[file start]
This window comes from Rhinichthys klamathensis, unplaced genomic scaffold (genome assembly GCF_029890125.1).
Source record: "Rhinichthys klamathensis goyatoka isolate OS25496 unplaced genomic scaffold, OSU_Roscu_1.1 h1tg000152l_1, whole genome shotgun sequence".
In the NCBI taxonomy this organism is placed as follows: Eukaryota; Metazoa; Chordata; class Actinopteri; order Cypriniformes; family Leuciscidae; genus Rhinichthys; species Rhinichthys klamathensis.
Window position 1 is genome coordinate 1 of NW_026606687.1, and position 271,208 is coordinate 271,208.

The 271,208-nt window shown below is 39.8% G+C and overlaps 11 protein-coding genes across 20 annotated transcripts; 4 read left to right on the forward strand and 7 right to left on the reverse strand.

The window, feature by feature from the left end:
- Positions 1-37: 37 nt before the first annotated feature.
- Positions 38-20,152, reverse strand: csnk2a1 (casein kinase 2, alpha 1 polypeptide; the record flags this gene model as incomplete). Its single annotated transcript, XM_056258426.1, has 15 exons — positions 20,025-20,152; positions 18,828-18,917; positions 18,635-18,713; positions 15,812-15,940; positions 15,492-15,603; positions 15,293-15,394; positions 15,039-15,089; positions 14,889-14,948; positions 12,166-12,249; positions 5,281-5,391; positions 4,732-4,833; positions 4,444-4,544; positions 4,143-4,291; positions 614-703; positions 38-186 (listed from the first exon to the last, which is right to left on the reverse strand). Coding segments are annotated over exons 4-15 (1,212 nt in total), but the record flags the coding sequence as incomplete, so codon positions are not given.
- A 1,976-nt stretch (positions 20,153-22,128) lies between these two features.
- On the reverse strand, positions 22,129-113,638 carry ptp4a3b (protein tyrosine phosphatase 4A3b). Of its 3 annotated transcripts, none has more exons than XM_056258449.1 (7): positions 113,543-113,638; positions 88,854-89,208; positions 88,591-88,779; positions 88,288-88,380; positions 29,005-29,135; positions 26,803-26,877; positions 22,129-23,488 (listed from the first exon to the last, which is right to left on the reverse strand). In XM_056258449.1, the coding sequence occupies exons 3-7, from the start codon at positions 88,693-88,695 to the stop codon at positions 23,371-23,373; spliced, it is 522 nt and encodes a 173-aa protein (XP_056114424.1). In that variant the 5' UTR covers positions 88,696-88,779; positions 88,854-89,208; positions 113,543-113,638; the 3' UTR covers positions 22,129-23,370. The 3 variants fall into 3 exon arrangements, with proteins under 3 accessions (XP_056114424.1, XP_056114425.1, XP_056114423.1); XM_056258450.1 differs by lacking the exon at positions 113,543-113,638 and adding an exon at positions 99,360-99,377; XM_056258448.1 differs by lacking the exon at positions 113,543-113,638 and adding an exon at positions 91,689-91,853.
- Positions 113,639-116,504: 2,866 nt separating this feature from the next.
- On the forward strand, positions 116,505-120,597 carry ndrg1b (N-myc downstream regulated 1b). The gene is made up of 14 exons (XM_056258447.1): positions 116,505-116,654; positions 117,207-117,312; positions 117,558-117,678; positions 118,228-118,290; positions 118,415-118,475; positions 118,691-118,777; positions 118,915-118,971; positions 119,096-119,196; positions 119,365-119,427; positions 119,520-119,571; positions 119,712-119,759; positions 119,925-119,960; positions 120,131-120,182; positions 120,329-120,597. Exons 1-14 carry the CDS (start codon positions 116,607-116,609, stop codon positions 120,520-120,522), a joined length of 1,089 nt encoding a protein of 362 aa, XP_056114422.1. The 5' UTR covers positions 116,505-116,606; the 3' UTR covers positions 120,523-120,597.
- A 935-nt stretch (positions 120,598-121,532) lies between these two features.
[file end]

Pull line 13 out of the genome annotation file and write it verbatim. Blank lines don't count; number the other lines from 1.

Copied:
- A 935-nt stretch (positions 120,598-121,532) lies between these two features.